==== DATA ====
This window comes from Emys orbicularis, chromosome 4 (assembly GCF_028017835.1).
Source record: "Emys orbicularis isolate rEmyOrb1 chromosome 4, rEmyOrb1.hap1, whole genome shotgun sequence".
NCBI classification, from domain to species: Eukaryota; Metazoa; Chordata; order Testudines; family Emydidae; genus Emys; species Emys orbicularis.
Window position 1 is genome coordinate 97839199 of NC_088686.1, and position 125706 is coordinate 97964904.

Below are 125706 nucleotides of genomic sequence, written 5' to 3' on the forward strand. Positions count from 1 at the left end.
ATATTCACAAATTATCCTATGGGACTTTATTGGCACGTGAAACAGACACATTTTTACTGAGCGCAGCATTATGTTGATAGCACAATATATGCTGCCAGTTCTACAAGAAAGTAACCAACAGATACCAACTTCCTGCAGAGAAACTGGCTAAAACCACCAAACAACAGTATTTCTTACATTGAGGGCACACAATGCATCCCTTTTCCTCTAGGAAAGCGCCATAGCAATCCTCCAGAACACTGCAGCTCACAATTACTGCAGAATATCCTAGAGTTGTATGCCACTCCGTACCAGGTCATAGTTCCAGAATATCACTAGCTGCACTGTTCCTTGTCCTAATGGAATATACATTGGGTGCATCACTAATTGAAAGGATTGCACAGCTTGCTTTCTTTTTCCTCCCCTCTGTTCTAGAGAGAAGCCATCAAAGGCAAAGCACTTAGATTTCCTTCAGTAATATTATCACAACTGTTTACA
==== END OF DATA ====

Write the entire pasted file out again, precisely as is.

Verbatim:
This window comes from Emys orbicularis, chromosome 4 (assembly GCF_028017835.1).
Source record: "Emys orbicularis isolate rEmyOrb1 chromosome 4, rEmyOrb1.hap1, whole genome shotgun sequence".
NCBI classification, from domain to species: Eukaryota; Metazoa; Chordata; order Testudines; family Emydidae; genus Emys; species Emys orbicularis.
Window position 1 is genome coordinate 97839199 of NC_088686.1, and position 125706 is coordinate 97964904.

Below are 125706 nucleotides of genomic sequence, written 5' to 3' on the forward strand. Positions count from 1 at the left end.
ATATTCACAAATTATCCTATGGGACTTTATTGGCACGTGAAACAGACACATTTTTACTGAGCGCAGCATTATGTTGATAGCACAATATATGCTGCCAGTTCTACAAGAAAGTAACCAACAGATACCAACTTCCTGCAGAGAAACTGGCTAAAACCACCAAACAACAGTATTTCTTACATTGAGGGCACACAATGCATCCCTTTTCCTCTAGGAAAGCGCCATAGCAATCCTCCAGAACACTGCAGCTCACAATTACTGCAGAATATCCTAGAGTTGTATGCCACTCCGTACCAGGTCATAGTTCCAGAATATCACTAGCTGCACTGTTCCTTGTCCTAATGGAATATACATTGGGTGCATCACTAATTGAAAGGATTGCACAGCTTGCTTTCTTTTTCCTCCCCTCTGTTCTAGAGAGAAGCCATCAAAGGCAAAGCACTTAGATTTCCTTCAGTAATATTATCACAACTGTTTACA